Next on my list of pictures to do for family was a Marquetry picture of an orchid for my daughter Tegan. Over the years she has a number of orchid plants now that they have become more available. There are numerous types of orchids and they come in a variety of colors. I took a number of photographs over a period of time and eventually settled on this picture.
I imported the picture from my digital camera into Photoshop. I then cropped it to the size I wanted. I had decided to make the overall dimension of the picture to be 18” wide x 24” high, including a 3” border.
I have a Wacom Cintig screen which allows me to draw freehand on the screen and interacts with most graphics programs. I opened the photograph in Photoshop, created a new layer and then started to trace the outline of the flowers and stem with the pencil tool.
I was then able to “hide” the layer of the photograph and being left with the tracing layer I printed the drawing. I only have an 8” wide x 11” high and I wanted the picture (excluding the boarder) to be 12” wide x 18” height, so I used the squared grid method (http://m.wikihow.com/Scale-Drawing-Using -the-Grid-Method) to transfer the drawing to a larger sheet of paper.
See Figure 2. I then added a 3” boarder to make the final picture 18” x 14”. I chose an orange/brown burl for the background and for the leaves on the orchids in the foreground I used Horse Chestnut. These leaves had very little definition to them other than the outline. For the orchids in the background I used a grey harewood. Although the orchid in the photograph has a yellow colored center I wanted to use a purple color as this was Tegan’s favorite.
I used the window method and a knife to cut the veneers. I did a little sand shading around some of the edge of the white leave to make enough contrast to see the different petals.
After I finished the picture of the orchid I started on the border. I decided to add a banding that included some of the colors in the picture. I then followed the method described by Peter White in his DVD on Geometric Marquetry.
I chose the main colors from the picture, horse chestnut (1/4”), walnut (1/8”), green (1/8”) and purple (1/8”) dyed harewood. I tried the burl but it did not cut into thin length well so I substituted lengths cut (1/8”) from the cedar veneer that I was using for the boarder. I cut length of an arbitrary 6” – enough to cut at least 4 pieces of banding ½” wide.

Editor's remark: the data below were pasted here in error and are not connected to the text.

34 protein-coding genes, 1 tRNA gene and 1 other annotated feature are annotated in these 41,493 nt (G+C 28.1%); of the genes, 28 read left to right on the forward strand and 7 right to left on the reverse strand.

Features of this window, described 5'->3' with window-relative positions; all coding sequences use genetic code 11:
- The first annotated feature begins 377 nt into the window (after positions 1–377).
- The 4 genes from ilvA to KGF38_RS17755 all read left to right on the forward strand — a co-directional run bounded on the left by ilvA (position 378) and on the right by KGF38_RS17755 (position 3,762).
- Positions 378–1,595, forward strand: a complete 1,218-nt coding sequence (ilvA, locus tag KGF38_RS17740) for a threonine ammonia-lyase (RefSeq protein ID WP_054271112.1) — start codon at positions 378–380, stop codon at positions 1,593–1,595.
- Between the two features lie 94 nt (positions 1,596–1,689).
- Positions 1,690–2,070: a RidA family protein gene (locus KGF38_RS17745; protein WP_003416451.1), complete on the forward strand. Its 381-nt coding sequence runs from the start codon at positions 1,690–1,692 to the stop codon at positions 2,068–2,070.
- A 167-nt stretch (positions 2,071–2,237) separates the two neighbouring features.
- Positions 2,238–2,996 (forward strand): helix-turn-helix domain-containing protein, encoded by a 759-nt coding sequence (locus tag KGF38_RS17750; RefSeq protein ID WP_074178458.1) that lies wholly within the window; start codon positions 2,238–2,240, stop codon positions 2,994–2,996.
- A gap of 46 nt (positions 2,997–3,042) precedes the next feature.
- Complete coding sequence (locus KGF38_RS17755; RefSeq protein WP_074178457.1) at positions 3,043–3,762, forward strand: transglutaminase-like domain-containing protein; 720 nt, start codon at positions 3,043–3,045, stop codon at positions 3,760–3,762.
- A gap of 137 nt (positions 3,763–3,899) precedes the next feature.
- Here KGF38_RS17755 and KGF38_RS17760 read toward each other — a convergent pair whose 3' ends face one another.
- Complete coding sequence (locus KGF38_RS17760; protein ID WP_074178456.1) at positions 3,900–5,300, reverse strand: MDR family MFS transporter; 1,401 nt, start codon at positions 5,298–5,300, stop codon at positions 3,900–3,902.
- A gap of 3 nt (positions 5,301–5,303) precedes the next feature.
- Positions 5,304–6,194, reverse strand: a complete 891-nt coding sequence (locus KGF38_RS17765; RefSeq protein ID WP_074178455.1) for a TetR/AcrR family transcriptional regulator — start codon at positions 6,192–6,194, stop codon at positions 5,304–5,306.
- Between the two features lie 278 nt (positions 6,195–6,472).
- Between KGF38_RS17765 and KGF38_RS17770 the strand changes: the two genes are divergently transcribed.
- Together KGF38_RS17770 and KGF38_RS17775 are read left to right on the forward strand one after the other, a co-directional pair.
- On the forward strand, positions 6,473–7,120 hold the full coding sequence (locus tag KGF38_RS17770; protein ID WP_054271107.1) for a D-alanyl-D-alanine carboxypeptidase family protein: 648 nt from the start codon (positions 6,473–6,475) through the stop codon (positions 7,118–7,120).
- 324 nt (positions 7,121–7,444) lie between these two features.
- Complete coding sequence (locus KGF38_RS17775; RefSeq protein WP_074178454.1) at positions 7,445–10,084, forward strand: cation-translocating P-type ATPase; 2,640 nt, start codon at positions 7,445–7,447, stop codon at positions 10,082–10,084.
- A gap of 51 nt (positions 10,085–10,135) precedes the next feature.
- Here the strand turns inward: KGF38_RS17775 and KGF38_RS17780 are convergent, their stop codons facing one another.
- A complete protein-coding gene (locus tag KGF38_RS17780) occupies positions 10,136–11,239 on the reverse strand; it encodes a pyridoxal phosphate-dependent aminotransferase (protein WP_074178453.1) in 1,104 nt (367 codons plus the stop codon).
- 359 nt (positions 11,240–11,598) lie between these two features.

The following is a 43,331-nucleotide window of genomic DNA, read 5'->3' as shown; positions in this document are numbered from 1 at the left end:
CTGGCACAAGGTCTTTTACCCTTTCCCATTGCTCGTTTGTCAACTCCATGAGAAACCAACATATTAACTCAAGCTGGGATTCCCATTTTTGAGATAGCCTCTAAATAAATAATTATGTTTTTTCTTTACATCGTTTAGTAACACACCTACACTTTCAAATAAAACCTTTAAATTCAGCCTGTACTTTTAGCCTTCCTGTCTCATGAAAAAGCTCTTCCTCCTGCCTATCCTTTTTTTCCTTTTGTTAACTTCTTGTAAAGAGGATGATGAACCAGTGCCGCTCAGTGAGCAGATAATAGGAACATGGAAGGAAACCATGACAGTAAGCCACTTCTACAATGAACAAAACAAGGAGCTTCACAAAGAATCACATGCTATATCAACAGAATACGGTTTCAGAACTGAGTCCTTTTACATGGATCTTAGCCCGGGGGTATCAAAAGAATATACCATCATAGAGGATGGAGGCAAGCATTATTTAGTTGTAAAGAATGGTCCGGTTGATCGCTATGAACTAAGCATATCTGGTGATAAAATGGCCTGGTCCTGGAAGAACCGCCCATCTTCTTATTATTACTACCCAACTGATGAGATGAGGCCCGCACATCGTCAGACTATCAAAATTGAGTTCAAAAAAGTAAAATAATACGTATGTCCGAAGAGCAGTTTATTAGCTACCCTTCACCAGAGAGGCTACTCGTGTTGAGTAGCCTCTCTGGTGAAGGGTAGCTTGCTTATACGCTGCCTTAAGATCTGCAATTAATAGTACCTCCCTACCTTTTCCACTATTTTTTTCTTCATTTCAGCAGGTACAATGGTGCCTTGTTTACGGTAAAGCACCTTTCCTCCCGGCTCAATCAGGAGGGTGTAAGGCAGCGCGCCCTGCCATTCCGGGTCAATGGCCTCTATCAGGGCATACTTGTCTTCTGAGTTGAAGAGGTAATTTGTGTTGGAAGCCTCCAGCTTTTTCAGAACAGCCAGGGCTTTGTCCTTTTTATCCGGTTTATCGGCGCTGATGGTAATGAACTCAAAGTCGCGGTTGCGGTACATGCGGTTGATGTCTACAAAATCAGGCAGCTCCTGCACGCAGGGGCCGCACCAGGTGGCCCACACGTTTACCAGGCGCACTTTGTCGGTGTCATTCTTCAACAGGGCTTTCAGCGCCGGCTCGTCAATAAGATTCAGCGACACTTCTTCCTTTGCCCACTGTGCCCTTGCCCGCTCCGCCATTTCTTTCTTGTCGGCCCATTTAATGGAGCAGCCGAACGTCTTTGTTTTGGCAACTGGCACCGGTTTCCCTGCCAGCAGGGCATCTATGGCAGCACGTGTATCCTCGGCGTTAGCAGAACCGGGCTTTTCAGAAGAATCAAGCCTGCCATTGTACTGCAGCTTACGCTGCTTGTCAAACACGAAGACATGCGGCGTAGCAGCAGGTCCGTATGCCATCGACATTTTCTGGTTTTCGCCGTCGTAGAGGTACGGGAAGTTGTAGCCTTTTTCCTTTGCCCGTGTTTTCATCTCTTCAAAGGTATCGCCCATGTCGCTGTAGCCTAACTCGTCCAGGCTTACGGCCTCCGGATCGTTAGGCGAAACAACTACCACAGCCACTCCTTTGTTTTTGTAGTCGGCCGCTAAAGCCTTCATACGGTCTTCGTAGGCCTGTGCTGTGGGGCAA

I then laid a piece of adhesive paper on my cutting board. At the right end of this I placed a steel rule to give me a straight edge to start building the banding. I created a pattern of horse chestnut-cedar-horse chestnut-walnut-green-purple-green-walnut. I repeated this until I had a length of 25”. As I laid each stick of veneer down I glued the edges together with a small amount of white glue, Figure 4.
This is an image of the completed banding 25” in length, Figure 5.
I then covered the banding with a broad masking tape, Figure 6.
I then removed the adhesive backing that held the banding in place as it was built.
When the banding is included in the boarder it will be much easier to remove the masking tape from the back then the adhesive paper, Figure 7.
I then used a square and steel ruler to cut a straight edge along the length of the banding, Figure 8.
I then cut four lengths of the banding ¼” wide, Figure 9.
I cut the various stringers that I needed to create the rest of the boarder.
2 ½” Cedar
Using another piece of adhesive paper I then assembled the boarders.
Total width of boarder 3 ½” which will allow for some cut off after adding to the picture.
These are the finished 4 bandings to be used to frame the picture of the orchid.
The finished picture with the frame made of the custom banding.
I was pleased with the finish picture as I had tried to represent the petals of the orchid with a very white flat finish as in the photograph. The use of horse chestnut veneer seemed to achieve this.
However, I has seen other pictures of orchids that had a lot more texture to the petals. So I decided to make a second picture using the same form of the orchid but adding a lot more texture to the petals. The result of this is shown in figure 13.